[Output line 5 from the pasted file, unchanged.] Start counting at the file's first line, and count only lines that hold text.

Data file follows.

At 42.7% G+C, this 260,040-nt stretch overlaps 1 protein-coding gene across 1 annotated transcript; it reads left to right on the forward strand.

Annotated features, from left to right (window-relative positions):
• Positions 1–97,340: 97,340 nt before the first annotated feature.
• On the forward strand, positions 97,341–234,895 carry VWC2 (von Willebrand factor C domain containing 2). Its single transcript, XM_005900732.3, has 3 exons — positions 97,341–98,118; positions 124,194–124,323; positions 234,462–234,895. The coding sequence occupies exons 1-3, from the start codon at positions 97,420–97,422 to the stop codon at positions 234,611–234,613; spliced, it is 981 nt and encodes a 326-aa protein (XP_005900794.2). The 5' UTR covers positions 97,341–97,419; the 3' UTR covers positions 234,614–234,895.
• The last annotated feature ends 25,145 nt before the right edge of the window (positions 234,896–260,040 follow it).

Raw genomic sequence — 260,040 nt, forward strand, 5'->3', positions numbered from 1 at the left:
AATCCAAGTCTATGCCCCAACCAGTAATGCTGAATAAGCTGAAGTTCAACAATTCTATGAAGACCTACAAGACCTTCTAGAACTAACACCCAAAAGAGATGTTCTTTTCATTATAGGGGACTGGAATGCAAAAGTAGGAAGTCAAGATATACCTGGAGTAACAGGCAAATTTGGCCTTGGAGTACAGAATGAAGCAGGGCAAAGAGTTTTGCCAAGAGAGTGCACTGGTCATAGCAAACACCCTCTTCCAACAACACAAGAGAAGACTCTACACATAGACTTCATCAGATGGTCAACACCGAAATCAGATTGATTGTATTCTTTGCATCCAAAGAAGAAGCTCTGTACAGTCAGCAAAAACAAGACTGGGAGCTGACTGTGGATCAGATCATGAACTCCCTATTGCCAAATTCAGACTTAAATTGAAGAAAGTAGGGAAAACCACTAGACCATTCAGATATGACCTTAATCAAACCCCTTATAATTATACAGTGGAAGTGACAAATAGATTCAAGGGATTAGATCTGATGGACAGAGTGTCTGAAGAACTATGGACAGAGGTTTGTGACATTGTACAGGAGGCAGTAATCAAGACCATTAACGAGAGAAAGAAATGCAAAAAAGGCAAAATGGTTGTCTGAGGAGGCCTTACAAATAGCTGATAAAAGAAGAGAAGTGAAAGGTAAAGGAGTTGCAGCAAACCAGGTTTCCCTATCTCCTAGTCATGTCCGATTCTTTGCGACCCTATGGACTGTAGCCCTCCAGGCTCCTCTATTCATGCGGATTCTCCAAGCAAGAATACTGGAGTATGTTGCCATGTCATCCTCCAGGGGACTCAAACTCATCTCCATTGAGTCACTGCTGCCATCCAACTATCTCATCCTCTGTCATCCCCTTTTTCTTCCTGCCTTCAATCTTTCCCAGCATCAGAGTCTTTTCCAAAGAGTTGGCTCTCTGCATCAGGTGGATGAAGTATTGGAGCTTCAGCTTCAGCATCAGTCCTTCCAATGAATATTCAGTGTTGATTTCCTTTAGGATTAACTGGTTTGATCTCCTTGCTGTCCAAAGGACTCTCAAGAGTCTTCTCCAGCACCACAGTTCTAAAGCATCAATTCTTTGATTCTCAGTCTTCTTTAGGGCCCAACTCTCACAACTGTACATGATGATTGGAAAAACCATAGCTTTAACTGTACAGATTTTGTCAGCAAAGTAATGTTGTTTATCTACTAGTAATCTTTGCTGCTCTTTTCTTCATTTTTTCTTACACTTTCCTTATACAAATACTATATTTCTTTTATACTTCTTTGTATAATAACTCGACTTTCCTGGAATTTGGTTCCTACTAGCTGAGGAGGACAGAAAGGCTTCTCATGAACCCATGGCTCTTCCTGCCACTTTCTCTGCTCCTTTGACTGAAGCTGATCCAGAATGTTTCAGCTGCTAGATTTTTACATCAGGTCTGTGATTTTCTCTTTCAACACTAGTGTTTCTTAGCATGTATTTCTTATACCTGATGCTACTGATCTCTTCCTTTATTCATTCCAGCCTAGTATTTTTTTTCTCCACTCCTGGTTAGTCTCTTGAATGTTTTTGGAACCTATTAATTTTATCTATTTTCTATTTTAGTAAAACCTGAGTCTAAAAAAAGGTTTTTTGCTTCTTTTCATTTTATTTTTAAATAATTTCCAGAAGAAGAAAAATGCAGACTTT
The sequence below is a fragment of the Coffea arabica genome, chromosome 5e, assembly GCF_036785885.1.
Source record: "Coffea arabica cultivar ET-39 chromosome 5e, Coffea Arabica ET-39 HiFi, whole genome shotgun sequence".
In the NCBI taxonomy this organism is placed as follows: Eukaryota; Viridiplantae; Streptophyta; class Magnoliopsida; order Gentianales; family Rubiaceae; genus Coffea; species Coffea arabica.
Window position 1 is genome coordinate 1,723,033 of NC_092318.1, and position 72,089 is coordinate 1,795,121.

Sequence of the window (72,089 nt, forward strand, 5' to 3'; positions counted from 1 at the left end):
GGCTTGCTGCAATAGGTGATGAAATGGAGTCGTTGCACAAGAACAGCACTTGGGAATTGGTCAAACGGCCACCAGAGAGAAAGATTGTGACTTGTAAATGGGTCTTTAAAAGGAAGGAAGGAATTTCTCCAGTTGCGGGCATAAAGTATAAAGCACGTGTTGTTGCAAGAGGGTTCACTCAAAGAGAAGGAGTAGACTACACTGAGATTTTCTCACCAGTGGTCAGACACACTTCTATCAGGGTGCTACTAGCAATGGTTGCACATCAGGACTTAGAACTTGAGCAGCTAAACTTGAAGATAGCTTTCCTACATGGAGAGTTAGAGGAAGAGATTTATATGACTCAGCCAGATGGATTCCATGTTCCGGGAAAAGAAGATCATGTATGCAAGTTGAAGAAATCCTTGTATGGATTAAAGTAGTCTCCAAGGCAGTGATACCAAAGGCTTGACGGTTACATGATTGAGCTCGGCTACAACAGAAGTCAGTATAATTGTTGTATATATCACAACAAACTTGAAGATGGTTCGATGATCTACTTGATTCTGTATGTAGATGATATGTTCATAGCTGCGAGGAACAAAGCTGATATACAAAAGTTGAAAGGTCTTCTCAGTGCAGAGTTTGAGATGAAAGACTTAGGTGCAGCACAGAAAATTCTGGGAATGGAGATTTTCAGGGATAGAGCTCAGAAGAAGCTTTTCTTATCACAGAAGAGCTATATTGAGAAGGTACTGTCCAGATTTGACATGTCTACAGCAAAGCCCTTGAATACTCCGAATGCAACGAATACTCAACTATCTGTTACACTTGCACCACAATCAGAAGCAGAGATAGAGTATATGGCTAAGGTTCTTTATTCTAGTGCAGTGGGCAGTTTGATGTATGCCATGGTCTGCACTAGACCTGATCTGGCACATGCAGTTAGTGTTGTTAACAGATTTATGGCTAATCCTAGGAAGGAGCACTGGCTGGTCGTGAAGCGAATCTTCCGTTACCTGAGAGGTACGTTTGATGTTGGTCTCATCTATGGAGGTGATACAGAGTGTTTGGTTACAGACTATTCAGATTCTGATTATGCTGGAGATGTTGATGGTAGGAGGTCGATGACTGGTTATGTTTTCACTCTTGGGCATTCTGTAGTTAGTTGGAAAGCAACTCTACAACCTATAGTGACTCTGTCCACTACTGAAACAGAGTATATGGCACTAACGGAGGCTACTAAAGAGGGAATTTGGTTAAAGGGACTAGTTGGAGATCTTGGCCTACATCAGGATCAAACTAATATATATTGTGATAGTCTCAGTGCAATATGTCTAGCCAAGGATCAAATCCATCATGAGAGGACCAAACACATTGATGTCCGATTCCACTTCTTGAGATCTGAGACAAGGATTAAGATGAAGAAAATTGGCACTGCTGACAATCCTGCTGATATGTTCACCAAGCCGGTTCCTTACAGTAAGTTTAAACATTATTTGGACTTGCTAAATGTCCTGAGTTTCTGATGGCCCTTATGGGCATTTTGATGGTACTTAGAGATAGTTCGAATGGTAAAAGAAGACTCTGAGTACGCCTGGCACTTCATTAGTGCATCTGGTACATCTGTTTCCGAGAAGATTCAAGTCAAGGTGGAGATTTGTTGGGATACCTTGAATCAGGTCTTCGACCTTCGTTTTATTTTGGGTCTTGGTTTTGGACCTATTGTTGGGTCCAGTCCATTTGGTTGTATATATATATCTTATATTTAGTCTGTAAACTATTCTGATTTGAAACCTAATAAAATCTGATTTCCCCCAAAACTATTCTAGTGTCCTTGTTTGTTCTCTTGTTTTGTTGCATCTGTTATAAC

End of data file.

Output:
• The last annotated feature ends 25,145 nt before the right edge of the window (positions 234,896–260,040 follow it).